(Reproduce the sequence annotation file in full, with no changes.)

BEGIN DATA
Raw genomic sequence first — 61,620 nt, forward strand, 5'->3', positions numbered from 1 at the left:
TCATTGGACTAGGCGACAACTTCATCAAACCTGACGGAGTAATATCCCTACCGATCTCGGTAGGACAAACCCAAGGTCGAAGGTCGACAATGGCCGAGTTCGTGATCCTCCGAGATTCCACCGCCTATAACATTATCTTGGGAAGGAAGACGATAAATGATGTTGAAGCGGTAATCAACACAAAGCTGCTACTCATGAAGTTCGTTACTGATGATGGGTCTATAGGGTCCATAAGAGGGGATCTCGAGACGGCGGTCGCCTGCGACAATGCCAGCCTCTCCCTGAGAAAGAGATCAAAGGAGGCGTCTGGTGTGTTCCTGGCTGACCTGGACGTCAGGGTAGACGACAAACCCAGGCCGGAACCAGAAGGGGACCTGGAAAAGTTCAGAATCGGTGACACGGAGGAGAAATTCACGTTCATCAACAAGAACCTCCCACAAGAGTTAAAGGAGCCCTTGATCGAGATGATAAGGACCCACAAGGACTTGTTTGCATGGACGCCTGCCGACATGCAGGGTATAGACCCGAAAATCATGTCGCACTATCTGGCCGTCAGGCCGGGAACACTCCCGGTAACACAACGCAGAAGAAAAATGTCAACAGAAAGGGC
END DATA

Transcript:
Raw genomic sequence first — 61,620 nt, forward strand, 5'->3', positions numbered from 1 at the left:
TCATTGGACTAGGCGACAACTTCATCAAACCTGACGGAGTAATATCCCTACCGATCTCGGTAGGACAAACCCAAGGTCGAAGGTCGACAATGGCCGAGTTCGTGATCCTCCGAGATTCCACCGCCTATAACATTATCTTGGGAAGGAAGACGATAAATGATGTTGAAGCGGTAATCAACACAAAGCTGCTACTCATGAAGTTCGTTACTGATGATGGGTCTATAGGGTCCATAAGAGGGGATCTCGAGACGGCGGTCGCCTGCGACAATGCCAGCCTCTCCCTGAGAAAGAGATCAAAGGAGGCGTCTGGTGTGTTCCTGGCTGACCTGGACGTCAGGGTAGACGACAAACCCAGGCCGGAACCAGAAGGGGACCTGGAAAAGTTCAGAATCGGTGACACGGAGGAGAAATTCACGTTCATCAACAAGAACCTCCCACAAGAGTTAAAGGAGCCCTTGATCGAGATGATAAGGACCCACAAGGACTTGTTTGCATGGACGCCTGCCGACATGCAGGGTATAGACCCGAAAATCATGTCGCACTATCTGGCCGTCAGGCCGGGAACACTCCCGGTAACACAACGCAGAAGAAAAATGTCAACAGAAAGGGC